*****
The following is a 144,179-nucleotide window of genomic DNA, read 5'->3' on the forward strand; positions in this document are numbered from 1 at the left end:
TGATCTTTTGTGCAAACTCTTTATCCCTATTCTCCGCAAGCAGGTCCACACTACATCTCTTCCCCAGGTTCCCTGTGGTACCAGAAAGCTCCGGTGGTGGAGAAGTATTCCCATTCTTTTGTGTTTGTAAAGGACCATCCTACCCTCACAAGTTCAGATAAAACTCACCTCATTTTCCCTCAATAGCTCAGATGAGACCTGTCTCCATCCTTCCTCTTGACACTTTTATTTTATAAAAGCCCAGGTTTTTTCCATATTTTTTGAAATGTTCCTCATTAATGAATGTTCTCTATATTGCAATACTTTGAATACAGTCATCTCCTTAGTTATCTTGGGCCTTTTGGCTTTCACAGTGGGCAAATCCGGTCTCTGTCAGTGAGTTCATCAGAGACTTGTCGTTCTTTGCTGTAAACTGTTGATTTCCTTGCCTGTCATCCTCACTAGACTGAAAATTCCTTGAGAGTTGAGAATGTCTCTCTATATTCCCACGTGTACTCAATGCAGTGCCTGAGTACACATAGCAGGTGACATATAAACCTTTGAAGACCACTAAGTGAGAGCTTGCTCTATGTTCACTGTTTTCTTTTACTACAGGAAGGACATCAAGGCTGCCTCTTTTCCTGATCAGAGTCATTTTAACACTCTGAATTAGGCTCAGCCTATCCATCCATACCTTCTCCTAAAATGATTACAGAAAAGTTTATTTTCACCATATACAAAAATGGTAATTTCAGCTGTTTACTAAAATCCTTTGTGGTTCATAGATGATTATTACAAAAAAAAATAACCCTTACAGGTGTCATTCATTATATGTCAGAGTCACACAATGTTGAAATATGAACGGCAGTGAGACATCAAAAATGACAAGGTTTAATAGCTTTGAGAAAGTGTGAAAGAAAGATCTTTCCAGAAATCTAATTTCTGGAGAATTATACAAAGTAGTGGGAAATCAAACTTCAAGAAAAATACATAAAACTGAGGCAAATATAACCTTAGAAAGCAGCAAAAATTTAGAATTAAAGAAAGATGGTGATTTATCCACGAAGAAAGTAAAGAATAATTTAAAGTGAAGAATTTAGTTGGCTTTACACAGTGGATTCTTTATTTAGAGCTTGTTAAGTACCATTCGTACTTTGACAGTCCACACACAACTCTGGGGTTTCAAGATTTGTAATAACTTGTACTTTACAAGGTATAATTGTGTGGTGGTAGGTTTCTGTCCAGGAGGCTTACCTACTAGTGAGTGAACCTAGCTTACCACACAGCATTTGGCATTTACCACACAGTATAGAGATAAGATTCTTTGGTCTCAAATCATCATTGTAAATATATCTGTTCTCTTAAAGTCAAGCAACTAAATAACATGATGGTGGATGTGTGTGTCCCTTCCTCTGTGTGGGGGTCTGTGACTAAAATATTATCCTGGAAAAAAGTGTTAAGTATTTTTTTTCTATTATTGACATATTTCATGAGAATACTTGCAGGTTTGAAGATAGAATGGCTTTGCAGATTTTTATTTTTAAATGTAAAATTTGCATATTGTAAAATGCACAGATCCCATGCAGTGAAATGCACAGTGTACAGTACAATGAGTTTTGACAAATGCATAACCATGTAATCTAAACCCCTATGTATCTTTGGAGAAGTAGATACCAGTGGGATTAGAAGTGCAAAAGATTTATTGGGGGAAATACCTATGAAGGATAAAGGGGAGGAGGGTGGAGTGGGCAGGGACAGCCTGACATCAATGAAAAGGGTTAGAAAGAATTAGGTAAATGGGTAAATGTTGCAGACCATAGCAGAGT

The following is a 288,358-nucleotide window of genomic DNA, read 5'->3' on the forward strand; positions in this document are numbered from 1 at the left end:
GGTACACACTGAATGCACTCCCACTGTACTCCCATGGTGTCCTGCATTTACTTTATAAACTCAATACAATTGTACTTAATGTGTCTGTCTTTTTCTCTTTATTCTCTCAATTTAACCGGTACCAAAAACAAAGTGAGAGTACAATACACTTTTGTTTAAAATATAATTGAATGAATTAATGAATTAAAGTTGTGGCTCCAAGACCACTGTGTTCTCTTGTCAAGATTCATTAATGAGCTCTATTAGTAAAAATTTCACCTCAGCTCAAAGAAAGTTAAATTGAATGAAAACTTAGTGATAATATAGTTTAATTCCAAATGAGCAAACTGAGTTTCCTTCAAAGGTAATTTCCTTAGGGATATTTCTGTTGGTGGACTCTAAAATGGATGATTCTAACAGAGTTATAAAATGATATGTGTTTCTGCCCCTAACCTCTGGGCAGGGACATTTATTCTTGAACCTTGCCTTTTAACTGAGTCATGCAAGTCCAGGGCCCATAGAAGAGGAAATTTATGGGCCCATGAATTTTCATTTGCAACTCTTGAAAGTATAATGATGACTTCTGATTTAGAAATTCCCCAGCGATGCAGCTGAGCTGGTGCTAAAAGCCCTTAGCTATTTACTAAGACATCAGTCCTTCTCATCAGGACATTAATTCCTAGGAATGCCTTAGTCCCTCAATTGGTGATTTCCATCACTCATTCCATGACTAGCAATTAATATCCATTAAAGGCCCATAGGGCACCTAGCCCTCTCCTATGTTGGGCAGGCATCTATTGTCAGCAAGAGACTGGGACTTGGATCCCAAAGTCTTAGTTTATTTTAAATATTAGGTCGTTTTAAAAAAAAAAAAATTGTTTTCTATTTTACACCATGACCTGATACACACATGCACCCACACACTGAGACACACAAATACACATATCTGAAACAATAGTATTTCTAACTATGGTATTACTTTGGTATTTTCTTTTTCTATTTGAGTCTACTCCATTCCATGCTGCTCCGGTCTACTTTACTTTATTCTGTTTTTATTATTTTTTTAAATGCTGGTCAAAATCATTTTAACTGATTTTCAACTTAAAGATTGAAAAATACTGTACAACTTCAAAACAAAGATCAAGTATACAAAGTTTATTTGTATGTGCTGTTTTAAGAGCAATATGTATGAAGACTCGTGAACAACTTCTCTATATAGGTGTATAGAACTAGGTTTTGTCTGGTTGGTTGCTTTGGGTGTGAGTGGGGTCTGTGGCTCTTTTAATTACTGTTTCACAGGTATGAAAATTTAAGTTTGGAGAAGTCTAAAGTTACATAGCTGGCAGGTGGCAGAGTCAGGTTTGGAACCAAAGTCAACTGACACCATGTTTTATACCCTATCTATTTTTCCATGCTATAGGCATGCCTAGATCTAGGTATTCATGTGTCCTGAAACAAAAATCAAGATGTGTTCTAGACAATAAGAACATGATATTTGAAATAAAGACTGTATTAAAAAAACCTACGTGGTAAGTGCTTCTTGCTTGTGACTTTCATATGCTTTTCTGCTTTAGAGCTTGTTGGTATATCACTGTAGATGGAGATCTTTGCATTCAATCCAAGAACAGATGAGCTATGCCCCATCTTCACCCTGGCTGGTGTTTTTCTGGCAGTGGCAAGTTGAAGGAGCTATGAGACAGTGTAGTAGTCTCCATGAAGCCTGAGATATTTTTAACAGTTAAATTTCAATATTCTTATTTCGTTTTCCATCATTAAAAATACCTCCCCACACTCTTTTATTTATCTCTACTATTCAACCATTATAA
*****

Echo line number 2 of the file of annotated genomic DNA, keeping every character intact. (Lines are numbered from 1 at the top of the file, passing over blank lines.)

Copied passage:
TGATCTTTTGTGCAAACTCTTTATCCCTATTCTCCGCAAGCAGGTCCACACTACATCTCTTCCCCAGGTTCCCTGTGGTACCAGAAAGCTCCGGTGGTGGAGAAGTATTCCCATTCTTTTGTGTTTGTAAAGGACCATCCTACCCTCACAAGTTCAGATAAAACTCACCTCATTTTCCCTCAATAGCTCAGATGAGACCTGTCTCCATCCTTCCTCTTGACACTTTTATTTTATAAAAGCCCAGGTTTTTTCCATATTTTTTGAAATGTTCCTCATTAATGAATGTTCTCTATATTGCAATACTTTGAATACAGTCATCTCCTTAGTTATCTTGGGCCTTTTGGCTTTCACAGTGGGCAAATCCGGTCTCTGTCAGTGAGTTCATCAGAGACTTGTCGTTCTTTGCTGTAAACTGTTGATTTCCTTGCCTGTCATCCTCACTAGACTGAAAATTCCTTGAGAGTTGAGAATGTCTCTCTATATTCCCACGTGTACTCAATGCAGTGCCTGAGTACACATAGCAGGTGACATATAAACCTTTGAAGACCACTAAGTGAGAGCTTGCTCTATGTTCACTGTTTTCTTTTACTACAGGAAGGACATCAAGGCTGCCTCTTTTCCTGATCAGAGTCATTTTAACACTCTGAATTAGGCTCAGCCTATCCATCCATACCTTCTCCTAAAATGATTACAGAAAAGTTTATTTTCACCATATACAAAAATGGTAATTTCAGCTGTTTACTAAAATCCTTTGTGGTTCATAGATGATTATTACAAAAAAAAATAACCCTTACAGGTGTCATTCATTATATGTCAGAGTCACACAATGTTGAAATATGAACGGCAGTGAGACATCAAAAATGACAAGGTTTAATAGCTTTGAGAAAGTGTGAAAGAAAGATCTTTCCAGAAATCTAATTTCTGGAGAATTATACAAAGTAGTGGGAAATCAAACTTCAAGAAAAATACATAAAACTGAGGCAAATATAACCTTAGAAAGCAGCAAAAATTTAGAATTAAAGAAAGATGGTGATTTATCCACGAAGAAAGTAAAGAATAATTTAAAGTGAAGAATTTAGTTGGCTTTACACAGTGGATTCTTTATTTAGAGCTTGTTAAGTACCATTCGTACTTTGACAGTCCACACACAACTCTGGGGTTTCAAGATTTGTAATAACTTGTACTTTACAAGGTATAATTGTGTGGTGGTAGGTTTCTGTCCAGGAGGCTTACCTACTAGTGAGTGAACCTAGCTTACCACACAGCATTTGGCATTTACCACACAGTATAGAGATAAGATTCTTTGGTCTCAAATCATCATTGTAAATATATCTGTTCTCTTAAAGTCAAGCAACTAAATAACATGATGGTGGATGTGTGTGTCCCTTCCTCTGTGTGGGGGTCTGTGACTAAAATATTATCCTGGAAAAAAGTGTTAAGTATTTTTTTTCTATTATTGACATATTTCATGAGAATACTTGCAGGTTTGAAGATAGAATGGCTTTGCAGATTTTTATTTTTAAATGTAAAATTTGCATATTGTAAAATGCACAGATCCCATGCAGTGAAATGCACAGTGTACAGTACAATGAGTTTTGACAAATGCATAACCATGTAATCTAAACCCCTATGTATCTTTGGAGAAGTAGATACCAGTGGGATTAGAAGTGCAAAAGATTTATTGGGGGAAATACCTATGAAGGATAAAGGGGAGGAGGGTGGAGTGGGCAGGGACAGCCTGACATCAATGAAAAGGGTTAGAAAGAATTAGGTAAATGGGTAAATGTTGCAGACCATAGCAGAGT